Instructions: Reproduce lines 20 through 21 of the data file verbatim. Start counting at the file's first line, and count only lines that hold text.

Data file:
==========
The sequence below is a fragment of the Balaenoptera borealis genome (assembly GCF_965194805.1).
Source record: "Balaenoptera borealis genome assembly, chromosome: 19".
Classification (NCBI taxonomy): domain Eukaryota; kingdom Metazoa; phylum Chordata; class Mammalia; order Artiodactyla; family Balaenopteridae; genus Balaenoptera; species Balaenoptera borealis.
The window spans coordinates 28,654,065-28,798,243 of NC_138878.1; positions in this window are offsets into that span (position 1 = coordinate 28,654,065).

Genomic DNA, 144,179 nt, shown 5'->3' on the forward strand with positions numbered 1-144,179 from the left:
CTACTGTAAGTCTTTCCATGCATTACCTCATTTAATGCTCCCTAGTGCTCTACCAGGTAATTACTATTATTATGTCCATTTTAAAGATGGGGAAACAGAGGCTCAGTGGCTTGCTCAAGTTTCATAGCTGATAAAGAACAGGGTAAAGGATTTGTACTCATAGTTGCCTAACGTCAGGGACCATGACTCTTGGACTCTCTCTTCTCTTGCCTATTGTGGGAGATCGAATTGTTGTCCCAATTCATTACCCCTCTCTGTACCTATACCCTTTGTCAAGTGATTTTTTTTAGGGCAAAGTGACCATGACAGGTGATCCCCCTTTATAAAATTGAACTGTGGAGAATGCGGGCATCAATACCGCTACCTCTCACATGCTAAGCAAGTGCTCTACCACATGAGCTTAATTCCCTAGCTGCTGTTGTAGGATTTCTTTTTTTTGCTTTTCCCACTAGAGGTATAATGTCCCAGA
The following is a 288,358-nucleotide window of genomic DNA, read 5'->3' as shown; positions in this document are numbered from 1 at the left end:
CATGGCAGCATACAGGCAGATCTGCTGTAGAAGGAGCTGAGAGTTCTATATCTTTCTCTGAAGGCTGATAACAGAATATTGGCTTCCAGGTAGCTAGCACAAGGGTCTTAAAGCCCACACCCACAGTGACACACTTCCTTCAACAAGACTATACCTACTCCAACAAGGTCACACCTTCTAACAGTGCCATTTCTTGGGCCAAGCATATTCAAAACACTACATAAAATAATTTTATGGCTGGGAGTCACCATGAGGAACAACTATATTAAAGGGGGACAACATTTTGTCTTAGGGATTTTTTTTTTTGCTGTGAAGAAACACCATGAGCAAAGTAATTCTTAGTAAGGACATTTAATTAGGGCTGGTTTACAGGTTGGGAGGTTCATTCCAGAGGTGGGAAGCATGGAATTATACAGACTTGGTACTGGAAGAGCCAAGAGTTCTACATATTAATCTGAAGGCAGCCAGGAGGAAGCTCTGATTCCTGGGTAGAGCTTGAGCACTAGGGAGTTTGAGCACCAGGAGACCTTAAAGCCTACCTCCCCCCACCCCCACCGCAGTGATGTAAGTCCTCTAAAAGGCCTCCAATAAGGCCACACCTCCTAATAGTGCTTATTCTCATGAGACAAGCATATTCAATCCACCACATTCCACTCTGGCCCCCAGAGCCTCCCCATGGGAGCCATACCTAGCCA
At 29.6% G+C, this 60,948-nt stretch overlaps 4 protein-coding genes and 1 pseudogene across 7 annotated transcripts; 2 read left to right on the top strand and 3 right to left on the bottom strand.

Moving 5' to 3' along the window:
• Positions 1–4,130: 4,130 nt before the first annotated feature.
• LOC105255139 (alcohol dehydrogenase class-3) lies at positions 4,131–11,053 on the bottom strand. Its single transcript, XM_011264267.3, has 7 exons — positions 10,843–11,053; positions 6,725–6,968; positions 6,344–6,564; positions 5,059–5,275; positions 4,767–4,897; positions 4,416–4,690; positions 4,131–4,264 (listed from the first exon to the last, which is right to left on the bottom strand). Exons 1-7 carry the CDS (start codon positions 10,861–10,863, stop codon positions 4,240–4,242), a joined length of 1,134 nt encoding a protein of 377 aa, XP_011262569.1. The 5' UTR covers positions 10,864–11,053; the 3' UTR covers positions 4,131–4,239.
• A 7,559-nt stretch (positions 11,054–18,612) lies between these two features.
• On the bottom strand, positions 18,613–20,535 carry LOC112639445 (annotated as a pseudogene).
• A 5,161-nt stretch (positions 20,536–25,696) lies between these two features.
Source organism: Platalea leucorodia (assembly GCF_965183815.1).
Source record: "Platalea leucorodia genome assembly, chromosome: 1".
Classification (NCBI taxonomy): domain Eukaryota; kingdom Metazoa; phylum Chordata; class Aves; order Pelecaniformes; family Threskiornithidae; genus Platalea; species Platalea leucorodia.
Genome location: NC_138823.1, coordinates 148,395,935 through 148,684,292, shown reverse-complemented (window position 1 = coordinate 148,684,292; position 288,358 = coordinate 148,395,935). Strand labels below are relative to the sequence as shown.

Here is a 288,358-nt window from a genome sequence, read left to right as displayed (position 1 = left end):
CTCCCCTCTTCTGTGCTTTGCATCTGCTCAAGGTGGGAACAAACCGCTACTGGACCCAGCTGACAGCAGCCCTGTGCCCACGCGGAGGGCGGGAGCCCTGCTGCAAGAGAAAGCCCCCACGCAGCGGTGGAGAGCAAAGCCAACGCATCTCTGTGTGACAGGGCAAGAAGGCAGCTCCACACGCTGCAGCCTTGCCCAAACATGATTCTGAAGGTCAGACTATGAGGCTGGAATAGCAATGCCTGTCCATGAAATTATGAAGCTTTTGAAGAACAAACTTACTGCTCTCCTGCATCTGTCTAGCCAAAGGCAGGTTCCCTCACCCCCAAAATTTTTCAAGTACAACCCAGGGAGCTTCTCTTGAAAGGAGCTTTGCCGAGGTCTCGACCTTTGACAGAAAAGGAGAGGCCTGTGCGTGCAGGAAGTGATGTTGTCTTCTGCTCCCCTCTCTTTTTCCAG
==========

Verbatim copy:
Here is a 288,358-nt window from a genome sequence, read left to right as displayed (position 1 = left end):
CTCCCCTCTTCTGTGCTTTGCATCTGCTCAAGGTGGGAACAAACCGCTACTGGACCCAGCTGACAGCAGCCCTGTGCCCACGCGGAGGGCGGGAGCCCTGCTGCAAGAGAAAGCCCCCACGCAGCGGTGGAGAGCAAAGCCAACGCATCTCTGTGTGACAGGGCAAGAAGGCAGCTCCACACGCTGCAGCCTTGCCCAAACATGATTCTGAAGGTCAGACTATGAGGCTGGAATAGCAATGCCTGTCCATGAAATTATGAAGCTTTTGAAGAACAAACTTACTGCTCTCCTGCATCTGTCTAGCCAAAGGCAGGTTCCCTCACCCCCAAAATTTTTCAAGTACAACCCAGGGAGCTTCTCTTGAAAGGAGCTTTGCCGAGGTCTCGACCTTTGACAGAAAAGGAGAGGCCTGTGCGTGCAGGAAGTGATGTTGTCTTCTGCTCCCCTCTCTTTTTCCAG